Our workshop has a multi-purpose design beyond the accountability theme, and allows each and every one of us to design and deliver a session across the week.  We pair up a more seasoned member with a newer one in a “buddy system”.  Typically, ahead of the workshop, a needs assessment is done to determine what the interests, challenges and expectations are around the theme and an interactive session is designed around this.  We learn a lot about various aspects of accountability, emphasising the practice.  Today we looked at feedback, complaints and response mechanisms, as well as ways in which we review CARE’s performance in emergencies and against our humanitarian accountability framework. Different to other workshops – and a key feature of ours – is that facilitators also receive feedback on their session design and delivery, so as to build their skills in facilitation and workshop design too.

prop from workshop session

Today I’m left astounded by the thought and creativity that goes into the design.  Modelled on the famous tv programme, we played “Who Wants To Be An After Action Review Expert”.  Whilst the million dollar prize may not materialise for some time (where’s the accountability there?!), we were left with a brilliant example of smart session design.  Well tailored to the afternoon hump session, participants were lured in turn into the bright orange corona of a hot seat to answer questions on conducting after action reviews.  The questions were thoughtfully designed and drew out rich conversation on what after action reviews are (and are not!), the lessons learned from the previous reviews conducted by the facilitators, the key questions that are being debated within the organisation (to draw comments and insight from the participants to feed into the debate) and tips and tricks for facilitating after action reviews.  A great example that a cleverly designed and delivered session can achieve a lot in a short time and still be fun: everyone’s a winner.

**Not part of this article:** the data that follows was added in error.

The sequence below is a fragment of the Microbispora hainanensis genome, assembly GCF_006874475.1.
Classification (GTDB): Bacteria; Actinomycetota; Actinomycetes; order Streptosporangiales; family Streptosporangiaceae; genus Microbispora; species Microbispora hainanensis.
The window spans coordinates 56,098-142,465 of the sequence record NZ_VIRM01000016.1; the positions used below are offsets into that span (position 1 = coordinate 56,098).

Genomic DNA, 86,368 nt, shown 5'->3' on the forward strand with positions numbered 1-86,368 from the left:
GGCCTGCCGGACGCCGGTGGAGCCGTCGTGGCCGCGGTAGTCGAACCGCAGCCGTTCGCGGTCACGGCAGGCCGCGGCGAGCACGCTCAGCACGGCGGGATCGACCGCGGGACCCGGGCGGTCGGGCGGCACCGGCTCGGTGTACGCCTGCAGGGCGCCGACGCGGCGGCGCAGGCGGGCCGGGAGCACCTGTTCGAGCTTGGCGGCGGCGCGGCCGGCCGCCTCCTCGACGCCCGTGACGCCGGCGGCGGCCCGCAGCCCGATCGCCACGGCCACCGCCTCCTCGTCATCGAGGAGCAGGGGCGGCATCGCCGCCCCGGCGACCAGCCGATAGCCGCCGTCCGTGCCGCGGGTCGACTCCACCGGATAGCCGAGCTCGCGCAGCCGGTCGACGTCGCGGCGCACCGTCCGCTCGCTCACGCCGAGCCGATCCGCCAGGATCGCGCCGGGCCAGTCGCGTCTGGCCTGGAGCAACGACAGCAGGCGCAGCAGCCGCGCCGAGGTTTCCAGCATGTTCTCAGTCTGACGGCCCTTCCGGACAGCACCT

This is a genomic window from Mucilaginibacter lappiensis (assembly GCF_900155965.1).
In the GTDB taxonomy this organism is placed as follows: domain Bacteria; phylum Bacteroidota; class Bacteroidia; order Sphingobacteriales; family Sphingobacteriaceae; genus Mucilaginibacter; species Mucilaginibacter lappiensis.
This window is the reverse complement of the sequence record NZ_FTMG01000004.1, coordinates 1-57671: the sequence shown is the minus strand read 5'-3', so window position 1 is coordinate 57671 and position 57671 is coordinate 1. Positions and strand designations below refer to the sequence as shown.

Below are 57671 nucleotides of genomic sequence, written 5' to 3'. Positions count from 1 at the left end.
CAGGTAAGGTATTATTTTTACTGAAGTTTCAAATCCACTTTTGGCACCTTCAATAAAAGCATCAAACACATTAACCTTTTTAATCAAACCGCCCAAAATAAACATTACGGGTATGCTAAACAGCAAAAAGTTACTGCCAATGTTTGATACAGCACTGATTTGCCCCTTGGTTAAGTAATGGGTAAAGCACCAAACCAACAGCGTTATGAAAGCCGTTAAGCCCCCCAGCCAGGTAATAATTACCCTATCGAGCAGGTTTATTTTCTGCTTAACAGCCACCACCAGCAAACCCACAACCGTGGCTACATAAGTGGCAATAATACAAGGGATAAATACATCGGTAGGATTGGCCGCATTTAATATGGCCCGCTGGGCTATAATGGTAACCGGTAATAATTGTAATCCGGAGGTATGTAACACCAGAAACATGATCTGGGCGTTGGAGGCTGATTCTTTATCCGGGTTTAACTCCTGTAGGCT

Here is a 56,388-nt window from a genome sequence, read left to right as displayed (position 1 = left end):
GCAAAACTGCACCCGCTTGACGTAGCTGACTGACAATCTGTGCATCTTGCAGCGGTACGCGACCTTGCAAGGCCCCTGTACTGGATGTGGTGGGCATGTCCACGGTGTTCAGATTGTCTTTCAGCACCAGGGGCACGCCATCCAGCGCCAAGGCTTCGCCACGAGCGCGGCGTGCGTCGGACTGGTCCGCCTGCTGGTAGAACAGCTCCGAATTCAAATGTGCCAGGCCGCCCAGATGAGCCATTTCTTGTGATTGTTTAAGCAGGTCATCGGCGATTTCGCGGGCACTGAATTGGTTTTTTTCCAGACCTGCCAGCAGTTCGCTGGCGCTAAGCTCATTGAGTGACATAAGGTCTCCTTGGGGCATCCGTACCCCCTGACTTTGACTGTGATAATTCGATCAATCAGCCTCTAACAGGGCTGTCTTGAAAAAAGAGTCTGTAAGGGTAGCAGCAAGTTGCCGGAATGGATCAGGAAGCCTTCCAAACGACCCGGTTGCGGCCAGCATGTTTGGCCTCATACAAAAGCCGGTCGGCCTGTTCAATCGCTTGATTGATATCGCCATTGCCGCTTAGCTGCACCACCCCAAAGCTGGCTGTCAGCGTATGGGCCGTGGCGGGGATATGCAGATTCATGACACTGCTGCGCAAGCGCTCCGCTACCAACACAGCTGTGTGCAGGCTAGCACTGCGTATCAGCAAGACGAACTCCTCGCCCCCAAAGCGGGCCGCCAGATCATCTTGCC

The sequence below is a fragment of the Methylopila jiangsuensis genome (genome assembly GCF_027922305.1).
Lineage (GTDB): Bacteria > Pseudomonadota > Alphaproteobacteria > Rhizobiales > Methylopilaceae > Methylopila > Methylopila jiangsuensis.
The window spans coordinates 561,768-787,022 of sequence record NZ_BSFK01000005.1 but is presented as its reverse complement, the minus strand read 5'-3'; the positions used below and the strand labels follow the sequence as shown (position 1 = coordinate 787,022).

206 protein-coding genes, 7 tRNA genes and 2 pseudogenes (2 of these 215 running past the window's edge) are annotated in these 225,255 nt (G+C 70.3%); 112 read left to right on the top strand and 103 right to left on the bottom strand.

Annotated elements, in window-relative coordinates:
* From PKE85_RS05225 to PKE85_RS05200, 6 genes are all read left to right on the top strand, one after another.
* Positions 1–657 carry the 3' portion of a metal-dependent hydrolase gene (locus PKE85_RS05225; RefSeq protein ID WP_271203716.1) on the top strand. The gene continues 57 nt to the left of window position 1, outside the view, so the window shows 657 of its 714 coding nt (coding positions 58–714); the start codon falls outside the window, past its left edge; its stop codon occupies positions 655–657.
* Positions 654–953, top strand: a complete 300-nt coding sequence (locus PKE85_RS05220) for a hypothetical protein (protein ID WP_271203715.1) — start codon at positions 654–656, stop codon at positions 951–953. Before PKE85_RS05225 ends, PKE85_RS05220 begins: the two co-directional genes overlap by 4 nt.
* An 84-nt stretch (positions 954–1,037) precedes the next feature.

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Some time for ourselves… to look back at what we did and what we learned.

A questionnaire to fill in.

And then, setting in a circle, we share our learning and our funniest memories from the workshop.

  • Tabulation/analysis matrix
  • Workshop facilitation
  • How to organize reports and gear them toward different audiences
  • Making new friends
  • Eating new kinds of food
  • Digging deeper into roles and responsibilities and each step of an evaluation process